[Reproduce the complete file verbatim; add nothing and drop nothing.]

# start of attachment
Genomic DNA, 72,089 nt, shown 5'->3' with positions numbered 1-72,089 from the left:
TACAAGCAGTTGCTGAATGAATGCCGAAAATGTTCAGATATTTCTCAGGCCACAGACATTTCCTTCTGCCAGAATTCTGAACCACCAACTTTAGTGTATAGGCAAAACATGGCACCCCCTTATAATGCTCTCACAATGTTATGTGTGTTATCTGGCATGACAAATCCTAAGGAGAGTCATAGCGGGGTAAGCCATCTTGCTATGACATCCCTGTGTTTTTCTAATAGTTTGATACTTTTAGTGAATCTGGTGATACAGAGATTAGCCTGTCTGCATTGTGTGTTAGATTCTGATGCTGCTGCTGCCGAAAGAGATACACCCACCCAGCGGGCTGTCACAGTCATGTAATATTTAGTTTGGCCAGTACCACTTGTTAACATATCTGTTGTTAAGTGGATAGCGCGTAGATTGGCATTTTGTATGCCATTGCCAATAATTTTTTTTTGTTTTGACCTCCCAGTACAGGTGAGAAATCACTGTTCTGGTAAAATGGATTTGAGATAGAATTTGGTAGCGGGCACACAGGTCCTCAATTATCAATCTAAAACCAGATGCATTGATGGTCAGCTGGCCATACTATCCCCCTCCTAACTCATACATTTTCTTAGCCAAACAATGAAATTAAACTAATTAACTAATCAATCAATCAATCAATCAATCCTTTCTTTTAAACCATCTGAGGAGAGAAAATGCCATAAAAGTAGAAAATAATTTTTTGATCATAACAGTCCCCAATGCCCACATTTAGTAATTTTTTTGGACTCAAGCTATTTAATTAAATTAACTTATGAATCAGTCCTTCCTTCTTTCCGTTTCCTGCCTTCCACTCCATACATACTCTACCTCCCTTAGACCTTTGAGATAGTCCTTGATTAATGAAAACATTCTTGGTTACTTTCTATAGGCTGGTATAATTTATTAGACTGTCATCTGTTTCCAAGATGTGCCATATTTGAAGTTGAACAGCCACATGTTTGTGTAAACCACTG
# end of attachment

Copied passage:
Genomic DNA, 72,089 nt, shown 5'->3' with positions numbered 1-72,089 from the left:
TACAAGCAGTTGCTGAATGAATGCCGAAAATGTTCAGATATTTCTCAGGCCACAGACATTTCCTTCTGCCAGAATTCTGAACCACCAACTTTAGTGTATAGGCAAAACATGGCACCCCCTTATAATGCTCTCACAATGTTATGTGTGTTATCTGGCATGACAAATCCTAAGGAGAGTCATAGCGGGGTAAGCCATCTTGCTATGACATCCCTGTGTTTTTCTAATAGTTTGATACTTTTAGTGAATCTGGTGATACAGAGATTAGCCTGTCTGCATTGTGTGTTAGATTCTGATGCTGCTGCTGCCGAAAGAGATACACCCACCCAGCGGGCTGTCACAGTCATGTAATATTTAGTTTGGCCAGTACCACTTGTTAACATATCTGTTGTTAAGTGGATAGCGCGTAGATTGGCATTTTGTATGCCATTGCCAATAATTTTTTTTTGTTTTGACCTCCCAGTACAGGTGAGAAATCACTGTTCTGGTAAAATGGATTTGAGATAGAATTTGGTAGCGGGCACACAGGTCCTCAATTATCAATCTAAAACCAGATGCATTGATGGTCAGCTGGCCATACTATCCCCCTCCTAACTCATACATTTTCTTAGCCAAACAATGAAATTAAACTAATTAACTAATCAATCAATCAATCAATCAATCCTTTCTTTTAAACCATCTGAGGAGAGAAAATGCCATAAAAGTAGAAAATAATTTTTTGATCATAACAGTCCCCAATGCCCACATTTAGTAATTTTTTTGGACTCAAGCTATTTAATTAAATTAACTTATGAATCAGTCCTTCCTTCTTTCCGTTTCCTGCCTTCCACTCCATACATACTCTACCTCCCTTAGACCTTTGAGATAGTCCTTGATTAATGAAAACATTCTTGGTTACTTTCTATAGGCTGGTATAATTTATTAGACTGTCATCTGTTTCCAAGATGTGCCATATTTGAAGTTGAACAGCCACATGTTTGTGTAAACCACTG